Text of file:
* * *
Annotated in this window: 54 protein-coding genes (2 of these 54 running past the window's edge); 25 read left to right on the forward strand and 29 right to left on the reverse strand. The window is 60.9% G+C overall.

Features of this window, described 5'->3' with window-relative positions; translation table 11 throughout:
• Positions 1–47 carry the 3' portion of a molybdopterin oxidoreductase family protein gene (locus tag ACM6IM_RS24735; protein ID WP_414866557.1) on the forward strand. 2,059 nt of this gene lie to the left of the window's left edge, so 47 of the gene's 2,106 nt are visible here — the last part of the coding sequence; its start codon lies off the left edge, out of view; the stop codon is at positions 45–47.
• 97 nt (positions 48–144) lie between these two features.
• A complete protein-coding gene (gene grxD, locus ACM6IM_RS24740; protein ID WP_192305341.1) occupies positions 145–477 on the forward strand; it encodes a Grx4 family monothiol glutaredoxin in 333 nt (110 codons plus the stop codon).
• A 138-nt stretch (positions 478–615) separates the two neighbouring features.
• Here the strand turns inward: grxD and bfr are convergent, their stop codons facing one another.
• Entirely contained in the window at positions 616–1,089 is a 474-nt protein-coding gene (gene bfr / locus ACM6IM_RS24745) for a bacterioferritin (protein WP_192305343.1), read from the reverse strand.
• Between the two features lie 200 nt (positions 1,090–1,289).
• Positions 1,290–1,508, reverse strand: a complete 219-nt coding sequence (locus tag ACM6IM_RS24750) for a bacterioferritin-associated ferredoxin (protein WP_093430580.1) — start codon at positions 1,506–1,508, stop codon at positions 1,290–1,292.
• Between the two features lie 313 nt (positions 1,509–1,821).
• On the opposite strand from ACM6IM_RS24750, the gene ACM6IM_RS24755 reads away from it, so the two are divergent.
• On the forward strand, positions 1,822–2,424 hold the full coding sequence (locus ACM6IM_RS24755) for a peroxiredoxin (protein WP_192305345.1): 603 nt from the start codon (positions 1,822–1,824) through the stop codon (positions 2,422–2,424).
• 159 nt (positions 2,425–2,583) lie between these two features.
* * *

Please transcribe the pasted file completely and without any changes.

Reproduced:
Annotated in this window: 54 protein-coding genes (2 of these 54 running past the window's edge); 25 read left to right on the forward strand and 29 right to left on the reverse strand. The window is 60.9% G+C overall.

Features of this window, described 5'->3' with window-relative positions; translation table 11 throughout:
• Positions 1–47 carry the 3' portion of a molybdopterin oxidoreductase family protein gene (locus tag ACM6IM_RS24735; protein ID WP_414866557.1) on the forward strand. 2,059 nt of this gene lie to the left of the window's left edge, so 47 of the gene's 2,106 nt are visible here — the last part of the coding sequence; its start codon lies off the left edge, out of view; the stop codon is at positions 45–47.
• 97 nt (positions 48–144) lie between these two features.
• A complete protein-coding gene (gene grxD, locus ACM6IM_RS24740; protein ID WP_192305341.1) occupies positions 145–477 on the forward strand; it encodes a Grx4 family monothiol glutaredoxin in 333 nt (110 codons plus the stop codon).
• A 138-nt stretch (positions 478–615) separates the two neighbouring features.
• Here the strand turns inward: grxD and bfr are convergent, their stop codons facing one another.
• Entirely contained in the window at positions 616–1,089 is a 474-nt protein-coding gene (gene bfr / locus ACM6IM_RS24745) for a bacterioferritin (protein WP_192305343.1), read from the reverse strand.
• Between the two features lie 200 nt (positions 1,090–1,289).
• Positions 1,290–1,508, reverse strand: a complete 219-nt coding sequence (locus tag ACM6IM_RS24750) for a bacterioferritin-associated ferredoxin (protein WP_093430580.1) — start codon at positions 1,506–1,508, stop codon at positions 1,290–1,292.
• Between the two features lie 313 nt (positions 1,509–1,821).
• On the opposite strand from ACM6IM_RS24750, the gene ACM6IM_RS24755 reads away from it, so the two are divergent.
• On the forward strand, positions 1,822–2,424 hold the full coding sequence (locus ACM6IM_RS24755) for a peroxiredoxin (protein WP_192305345.1): 603 nt from the start codon (positions 1,822–1,824) through the stop codon (positions 2,422–2,424).
• 159 nt (positions 2,425–2,583) lie between these two features.